WASHINGTON, D.C. – U.S. Senator Bob Menendez (D-N.J.) today introduced the Traveling Exotic Animal and Public Safety Protection Act to prohibit the use of exotic or wild animals in public performances such as circuses, carnivals and parades. The legislation, which nationalizes New Jersey’s first-in-the-nation state ban issued last year, is cosponsored by Sens. Richard Blumenthal (D-Conn.) and Cory Booker (D-N.J.).
“Animals are living, breathing, and feeling beings that deserve to grow and thrive in their natural habitat or protected sanctuaries—not to be exploited to perform tricks in someone’s sideshow under cruel conditions,” said Sen. Menendez. “The entire nation should follow New Jersey’s lead by doing what’s humane, just and right for these wild creatures.”
“New Jersey has illustrated that the exploitative use of exotic animals in traveling performances is antiquated and no longer has a place in our society,” said Sen. Booker. “By following in New Jersey’s footsteps, this bill would remove wild animals such as lions, tigers, and elephants from harsh conditions and provide protections for workers and the public.”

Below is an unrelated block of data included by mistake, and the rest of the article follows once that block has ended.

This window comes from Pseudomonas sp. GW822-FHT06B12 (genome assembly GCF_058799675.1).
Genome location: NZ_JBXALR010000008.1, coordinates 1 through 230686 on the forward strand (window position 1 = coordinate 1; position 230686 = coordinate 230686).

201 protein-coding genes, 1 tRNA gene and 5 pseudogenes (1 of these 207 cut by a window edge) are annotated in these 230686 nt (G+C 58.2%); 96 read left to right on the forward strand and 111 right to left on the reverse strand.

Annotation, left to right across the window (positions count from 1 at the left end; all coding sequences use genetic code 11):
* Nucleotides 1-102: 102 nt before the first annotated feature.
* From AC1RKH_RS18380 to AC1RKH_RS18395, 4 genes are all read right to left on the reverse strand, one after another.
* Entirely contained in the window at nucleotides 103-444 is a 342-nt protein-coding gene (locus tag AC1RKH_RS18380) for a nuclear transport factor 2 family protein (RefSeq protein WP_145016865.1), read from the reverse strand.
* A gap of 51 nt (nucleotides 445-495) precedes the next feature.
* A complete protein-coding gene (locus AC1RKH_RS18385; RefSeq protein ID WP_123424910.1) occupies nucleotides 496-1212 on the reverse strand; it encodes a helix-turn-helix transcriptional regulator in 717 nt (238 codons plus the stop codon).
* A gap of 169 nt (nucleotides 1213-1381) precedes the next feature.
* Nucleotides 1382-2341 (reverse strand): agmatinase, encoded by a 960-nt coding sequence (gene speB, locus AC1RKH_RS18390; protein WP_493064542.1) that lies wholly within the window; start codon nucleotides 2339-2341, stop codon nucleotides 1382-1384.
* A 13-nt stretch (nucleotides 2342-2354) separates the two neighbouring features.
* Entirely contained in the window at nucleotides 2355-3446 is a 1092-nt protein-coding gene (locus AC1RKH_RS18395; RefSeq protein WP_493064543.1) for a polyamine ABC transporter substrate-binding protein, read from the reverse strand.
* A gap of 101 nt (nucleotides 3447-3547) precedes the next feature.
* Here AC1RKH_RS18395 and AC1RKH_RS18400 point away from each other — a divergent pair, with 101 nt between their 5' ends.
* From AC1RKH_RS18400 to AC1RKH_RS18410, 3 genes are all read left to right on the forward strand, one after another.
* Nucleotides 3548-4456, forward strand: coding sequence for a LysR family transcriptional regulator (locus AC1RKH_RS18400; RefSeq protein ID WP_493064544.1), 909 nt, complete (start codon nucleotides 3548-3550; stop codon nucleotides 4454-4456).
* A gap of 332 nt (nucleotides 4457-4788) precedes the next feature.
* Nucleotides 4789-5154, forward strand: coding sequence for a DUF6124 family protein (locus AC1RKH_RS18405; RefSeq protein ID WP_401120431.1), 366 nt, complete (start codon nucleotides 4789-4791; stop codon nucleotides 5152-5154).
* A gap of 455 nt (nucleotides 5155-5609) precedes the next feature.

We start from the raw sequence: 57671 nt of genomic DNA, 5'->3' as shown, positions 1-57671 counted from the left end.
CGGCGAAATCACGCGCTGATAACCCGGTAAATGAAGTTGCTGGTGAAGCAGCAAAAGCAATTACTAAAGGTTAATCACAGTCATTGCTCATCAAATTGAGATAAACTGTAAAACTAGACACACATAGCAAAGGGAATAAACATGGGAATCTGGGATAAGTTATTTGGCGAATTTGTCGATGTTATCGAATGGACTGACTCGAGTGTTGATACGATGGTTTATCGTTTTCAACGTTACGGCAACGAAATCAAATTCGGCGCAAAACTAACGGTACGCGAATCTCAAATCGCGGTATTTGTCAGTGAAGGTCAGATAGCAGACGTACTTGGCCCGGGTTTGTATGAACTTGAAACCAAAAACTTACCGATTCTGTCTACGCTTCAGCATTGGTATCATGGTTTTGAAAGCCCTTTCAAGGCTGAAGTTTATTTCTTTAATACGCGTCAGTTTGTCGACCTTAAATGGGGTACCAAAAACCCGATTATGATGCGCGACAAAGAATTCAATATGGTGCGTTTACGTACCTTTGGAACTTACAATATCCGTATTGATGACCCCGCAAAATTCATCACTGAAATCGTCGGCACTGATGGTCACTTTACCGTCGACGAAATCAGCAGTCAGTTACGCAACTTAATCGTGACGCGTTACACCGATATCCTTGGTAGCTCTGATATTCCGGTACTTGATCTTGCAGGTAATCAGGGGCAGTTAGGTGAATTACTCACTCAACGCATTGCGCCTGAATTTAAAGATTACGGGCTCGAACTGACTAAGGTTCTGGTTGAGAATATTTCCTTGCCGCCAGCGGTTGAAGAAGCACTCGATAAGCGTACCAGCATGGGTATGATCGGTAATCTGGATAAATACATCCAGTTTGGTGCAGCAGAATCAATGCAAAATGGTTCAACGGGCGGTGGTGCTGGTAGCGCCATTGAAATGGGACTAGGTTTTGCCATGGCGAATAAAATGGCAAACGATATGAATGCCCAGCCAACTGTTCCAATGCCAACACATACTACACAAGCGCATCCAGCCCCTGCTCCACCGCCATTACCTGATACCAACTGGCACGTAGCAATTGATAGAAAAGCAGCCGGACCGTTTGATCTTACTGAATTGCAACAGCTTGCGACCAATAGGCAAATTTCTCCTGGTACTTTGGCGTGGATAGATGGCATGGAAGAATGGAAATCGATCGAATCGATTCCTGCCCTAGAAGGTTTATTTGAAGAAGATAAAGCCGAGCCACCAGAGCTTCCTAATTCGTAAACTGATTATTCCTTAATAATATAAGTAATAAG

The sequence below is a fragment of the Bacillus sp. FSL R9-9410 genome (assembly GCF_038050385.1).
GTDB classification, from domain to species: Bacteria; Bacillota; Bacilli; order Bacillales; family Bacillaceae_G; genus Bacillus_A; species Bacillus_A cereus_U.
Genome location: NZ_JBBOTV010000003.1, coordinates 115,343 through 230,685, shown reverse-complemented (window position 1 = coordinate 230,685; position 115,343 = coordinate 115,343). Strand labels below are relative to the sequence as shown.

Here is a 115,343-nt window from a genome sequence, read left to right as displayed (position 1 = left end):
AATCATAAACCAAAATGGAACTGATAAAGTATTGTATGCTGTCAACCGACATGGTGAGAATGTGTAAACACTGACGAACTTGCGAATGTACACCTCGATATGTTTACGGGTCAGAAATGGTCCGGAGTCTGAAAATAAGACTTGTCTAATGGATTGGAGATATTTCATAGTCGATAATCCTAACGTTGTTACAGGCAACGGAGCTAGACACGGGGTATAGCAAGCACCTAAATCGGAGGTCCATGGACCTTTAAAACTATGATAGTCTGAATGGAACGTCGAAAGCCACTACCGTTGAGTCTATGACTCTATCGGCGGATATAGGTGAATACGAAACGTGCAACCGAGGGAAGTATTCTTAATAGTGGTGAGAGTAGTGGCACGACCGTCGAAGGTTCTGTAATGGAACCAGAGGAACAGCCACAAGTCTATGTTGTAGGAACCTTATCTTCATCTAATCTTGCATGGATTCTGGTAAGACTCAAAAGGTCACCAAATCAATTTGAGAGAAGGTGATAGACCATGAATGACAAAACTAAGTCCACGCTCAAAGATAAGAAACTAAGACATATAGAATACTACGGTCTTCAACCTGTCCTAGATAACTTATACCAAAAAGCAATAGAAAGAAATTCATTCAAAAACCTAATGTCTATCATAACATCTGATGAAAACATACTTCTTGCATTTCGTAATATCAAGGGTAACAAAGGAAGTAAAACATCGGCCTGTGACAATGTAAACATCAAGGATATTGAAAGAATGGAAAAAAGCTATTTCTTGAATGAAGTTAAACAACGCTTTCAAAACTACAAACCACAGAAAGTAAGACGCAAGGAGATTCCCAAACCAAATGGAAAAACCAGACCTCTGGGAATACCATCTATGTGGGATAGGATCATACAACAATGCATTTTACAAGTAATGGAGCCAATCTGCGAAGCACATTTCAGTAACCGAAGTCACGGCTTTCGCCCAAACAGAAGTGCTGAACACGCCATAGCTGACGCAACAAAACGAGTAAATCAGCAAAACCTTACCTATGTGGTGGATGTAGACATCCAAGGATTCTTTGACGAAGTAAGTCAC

Wild animals used in public performances are typically subjected to small cages, physical abuse, and poor nutrition and hygiene, which can often lead to disease, infection, mental distress and depression in the animals. With multiple incidents of chimpanzees, elephants and zebras attacking and injuring circus guests, the unpredictability of wild animals poses a threat to public safety.
“Last year, Senator Menendez’s state of New Jersey became the first in the nation to outlaw the use of exotic animals in traveling performances. I thank him for extending that compassionate spirit to federal legislation by introducing the Traveling Exotic Animal and Public Safety Protection Act,” said Cathy Liss, President of Animal Welfare Institute. “The circus ring is no place for a wild animal, and the confinement and training methods behind the scenes are simply barbaric. These acts are exploitation, not entertainment, and this bill would put an end to the abuse.”
Last year, New Jersey became the first state in the country to prohibit wild animals in traveling performances. The state bill had overwhelming bipartisan support in the state legislature. Rhode Island, Illinois, New York and Hawaii have since passed similar legislation.
The Traveling Exotic Animal and Public Safety Protection Act would not apply to the use of animals in zoos or aquariums; research facilities; and certain films, television programs, or advertising. Congressman Raul Grijalva (D-Ariz.-03) introduced companion legislation in the House.